market forces can play in our lives and if market
forces can prevail over political patronage then
we can actually become wealthier. For no other
reason except that it is directly linked to the
fuel subsidy I will use Petrotrin to illustrate
The removal of the gas subsidy and the
opening of the market means that you either
innovate or die, you either produce or you close
down. An unreasonable labour climate will di-
rectly affect the population in their wallets via
the price of gas and transport.
Suddenly the dynamic has changed. The
idea that "if I am working hard to be able to
afford gas for my car, then everyone else had
better be working just as hard to ensure that
the price is kept as low as possible" is now at
hand. That is personal responsibility and is
sadly lacking in T&T at this time.
T&T can respond to this challenge by gov-
ernment evolving into enablers rather than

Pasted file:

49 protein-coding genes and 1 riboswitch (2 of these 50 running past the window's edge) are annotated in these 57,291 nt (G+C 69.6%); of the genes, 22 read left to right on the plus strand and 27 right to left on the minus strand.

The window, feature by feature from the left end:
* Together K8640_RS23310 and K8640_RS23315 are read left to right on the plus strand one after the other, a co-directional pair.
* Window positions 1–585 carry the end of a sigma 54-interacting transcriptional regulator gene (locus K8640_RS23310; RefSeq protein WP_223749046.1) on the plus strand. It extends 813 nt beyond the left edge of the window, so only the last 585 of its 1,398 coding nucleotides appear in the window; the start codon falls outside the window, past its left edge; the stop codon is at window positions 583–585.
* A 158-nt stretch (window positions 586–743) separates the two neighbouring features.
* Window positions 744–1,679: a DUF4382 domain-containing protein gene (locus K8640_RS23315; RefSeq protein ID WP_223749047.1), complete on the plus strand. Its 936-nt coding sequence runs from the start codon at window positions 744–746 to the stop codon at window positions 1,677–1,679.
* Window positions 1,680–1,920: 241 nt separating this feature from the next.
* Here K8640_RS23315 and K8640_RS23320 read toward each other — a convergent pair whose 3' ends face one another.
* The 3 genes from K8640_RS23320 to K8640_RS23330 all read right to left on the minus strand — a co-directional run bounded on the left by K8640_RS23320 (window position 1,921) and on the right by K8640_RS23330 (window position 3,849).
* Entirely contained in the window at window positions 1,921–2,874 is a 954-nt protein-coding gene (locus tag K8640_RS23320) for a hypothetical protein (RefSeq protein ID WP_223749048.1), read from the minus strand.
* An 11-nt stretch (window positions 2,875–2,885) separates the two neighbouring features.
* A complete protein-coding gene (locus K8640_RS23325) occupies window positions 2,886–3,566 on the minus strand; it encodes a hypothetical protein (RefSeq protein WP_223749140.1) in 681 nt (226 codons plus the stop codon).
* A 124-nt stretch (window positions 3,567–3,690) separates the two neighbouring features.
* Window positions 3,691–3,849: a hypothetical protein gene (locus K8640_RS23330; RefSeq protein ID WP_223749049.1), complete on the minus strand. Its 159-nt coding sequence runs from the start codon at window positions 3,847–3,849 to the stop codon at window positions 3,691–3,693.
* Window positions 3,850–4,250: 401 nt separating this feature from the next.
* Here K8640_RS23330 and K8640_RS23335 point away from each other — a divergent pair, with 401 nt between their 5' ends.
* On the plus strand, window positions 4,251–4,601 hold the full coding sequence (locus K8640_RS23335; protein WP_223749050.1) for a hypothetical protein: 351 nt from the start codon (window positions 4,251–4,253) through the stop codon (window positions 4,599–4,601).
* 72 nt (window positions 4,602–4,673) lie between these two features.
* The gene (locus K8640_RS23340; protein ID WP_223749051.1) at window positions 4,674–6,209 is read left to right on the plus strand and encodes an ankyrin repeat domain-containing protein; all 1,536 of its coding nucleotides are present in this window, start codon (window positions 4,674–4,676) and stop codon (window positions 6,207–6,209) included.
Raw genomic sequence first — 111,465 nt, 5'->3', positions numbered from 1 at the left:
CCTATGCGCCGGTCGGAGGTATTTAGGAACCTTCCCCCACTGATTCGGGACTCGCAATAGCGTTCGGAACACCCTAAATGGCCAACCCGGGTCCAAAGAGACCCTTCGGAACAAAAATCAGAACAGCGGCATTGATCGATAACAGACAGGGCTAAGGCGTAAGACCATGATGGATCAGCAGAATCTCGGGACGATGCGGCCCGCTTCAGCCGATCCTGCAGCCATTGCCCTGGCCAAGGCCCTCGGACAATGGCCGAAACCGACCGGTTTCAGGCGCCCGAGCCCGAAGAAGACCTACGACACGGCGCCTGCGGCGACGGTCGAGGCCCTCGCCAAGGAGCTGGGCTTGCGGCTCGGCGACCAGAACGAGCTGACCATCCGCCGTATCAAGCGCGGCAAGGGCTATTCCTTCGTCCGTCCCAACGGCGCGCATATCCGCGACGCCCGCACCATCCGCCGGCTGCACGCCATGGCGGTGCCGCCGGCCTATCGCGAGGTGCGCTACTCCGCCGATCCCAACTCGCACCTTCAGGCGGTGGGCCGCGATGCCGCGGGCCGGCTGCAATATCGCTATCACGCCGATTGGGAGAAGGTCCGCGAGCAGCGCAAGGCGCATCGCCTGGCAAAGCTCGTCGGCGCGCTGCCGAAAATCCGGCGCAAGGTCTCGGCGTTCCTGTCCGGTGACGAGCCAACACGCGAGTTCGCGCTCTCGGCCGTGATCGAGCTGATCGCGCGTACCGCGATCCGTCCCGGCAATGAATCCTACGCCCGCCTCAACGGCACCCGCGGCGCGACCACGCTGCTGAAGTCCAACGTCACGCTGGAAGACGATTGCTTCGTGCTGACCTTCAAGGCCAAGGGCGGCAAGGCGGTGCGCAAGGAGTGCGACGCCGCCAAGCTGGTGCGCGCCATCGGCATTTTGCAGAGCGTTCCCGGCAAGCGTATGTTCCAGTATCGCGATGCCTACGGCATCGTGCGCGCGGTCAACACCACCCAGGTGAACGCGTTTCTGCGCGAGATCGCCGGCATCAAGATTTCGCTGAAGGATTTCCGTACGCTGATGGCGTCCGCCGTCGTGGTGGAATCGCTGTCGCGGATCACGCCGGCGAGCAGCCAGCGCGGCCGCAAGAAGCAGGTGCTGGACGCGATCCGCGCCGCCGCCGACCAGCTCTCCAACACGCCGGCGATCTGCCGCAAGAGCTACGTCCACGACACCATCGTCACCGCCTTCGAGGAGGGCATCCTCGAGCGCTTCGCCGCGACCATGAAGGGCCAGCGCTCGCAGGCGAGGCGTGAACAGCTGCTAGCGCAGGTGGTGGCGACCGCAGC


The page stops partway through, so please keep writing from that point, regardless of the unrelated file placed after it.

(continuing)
controllers for the sake of political expediency.
Ultimately, this means government must
reduce its presence in the commercial space
and restrict itself to providing infrastructure,
security, regulations and education. Develop-
ing the forces of the free market is the best way
to reduce this culture of entitlement.
Ian Narine is an investment adviser registered
with the SEC and can be contacted at ian.
Our culture of
We are a nation that
thrives on unearned
benefits and are
disappointed even to
the point of violence
if those "benefits" are
not administered as
and when demanded.